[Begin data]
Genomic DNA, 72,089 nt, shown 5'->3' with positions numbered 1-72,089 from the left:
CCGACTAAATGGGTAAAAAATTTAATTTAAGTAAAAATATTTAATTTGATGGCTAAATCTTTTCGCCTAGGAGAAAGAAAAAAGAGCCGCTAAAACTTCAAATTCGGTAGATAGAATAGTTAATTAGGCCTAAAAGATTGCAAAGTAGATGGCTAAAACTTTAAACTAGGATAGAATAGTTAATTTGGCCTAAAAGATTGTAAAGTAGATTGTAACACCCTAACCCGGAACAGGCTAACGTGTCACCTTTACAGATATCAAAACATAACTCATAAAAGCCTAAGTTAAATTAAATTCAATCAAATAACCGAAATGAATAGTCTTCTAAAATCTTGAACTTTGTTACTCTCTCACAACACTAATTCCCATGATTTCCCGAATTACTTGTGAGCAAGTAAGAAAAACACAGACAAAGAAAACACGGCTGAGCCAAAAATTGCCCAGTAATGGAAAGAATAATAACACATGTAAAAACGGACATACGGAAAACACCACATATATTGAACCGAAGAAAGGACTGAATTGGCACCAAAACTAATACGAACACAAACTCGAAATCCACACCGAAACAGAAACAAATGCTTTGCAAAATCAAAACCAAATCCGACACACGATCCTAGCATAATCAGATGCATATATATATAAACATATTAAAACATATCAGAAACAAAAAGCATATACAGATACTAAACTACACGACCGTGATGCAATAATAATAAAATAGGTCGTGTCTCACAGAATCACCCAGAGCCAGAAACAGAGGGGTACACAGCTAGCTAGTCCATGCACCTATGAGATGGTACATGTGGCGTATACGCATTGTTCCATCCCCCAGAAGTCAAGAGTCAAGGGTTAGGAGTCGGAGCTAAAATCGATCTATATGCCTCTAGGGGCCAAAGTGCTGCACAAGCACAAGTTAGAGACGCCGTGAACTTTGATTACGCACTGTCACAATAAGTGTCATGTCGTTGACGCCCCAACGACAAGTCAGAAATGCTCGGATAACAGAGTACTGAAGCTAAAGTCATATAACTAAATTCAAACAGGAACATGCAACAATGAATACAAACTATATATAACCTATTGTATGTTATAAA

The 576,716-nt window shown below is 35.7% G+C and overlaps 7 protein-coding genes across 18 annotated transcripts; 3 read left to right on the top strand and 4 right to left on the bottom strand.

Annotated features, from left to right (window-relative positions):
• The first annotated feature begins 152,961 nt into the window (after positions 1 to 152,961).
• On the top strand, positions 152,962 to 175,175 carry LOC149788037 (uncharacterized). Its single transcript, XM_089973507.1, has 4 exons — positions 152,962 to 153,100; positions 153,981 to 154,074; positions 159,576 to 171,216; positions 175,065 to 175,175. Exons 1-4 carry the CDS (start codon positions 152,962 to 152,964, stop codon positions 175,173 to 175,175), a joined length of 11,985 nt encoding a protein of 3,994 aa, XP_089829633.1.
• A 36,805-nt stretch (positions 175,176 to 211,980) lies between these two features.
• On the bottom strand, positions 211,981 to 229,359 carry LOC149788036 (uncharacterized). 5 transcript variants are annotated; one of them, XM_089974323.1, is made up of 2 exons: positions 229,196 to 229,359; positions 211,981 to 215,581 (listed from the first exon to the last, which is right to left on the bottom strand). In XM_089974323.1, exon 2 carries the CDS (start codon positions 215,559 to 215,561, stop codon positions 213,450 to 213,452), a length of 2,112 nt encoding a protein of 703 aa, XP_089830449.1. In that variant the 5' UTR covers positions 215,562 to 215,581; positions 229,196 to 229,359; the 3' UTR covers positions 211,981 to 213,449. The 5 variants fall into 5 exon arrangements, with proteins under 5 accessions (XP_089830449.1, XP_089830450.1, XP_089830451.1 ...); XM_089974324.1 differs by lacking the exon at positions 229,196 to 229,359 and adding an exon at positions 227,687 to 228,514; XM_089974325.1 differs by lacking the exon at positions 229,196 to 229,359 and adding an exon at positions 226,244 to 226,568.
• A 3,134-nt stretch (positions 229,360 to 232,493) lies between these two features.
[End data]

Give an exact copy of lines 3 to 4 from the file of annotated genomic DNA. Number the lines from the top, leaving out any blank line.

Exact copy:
The 576,716-nt window shown below is 35.7% G+C and overlaps 7 protein-coding genes across 18 annotated transcripts; 3 read left to right on the top strand and 4 right to left on the bottom strand.

Annotated features, from left to right (window-relative positions):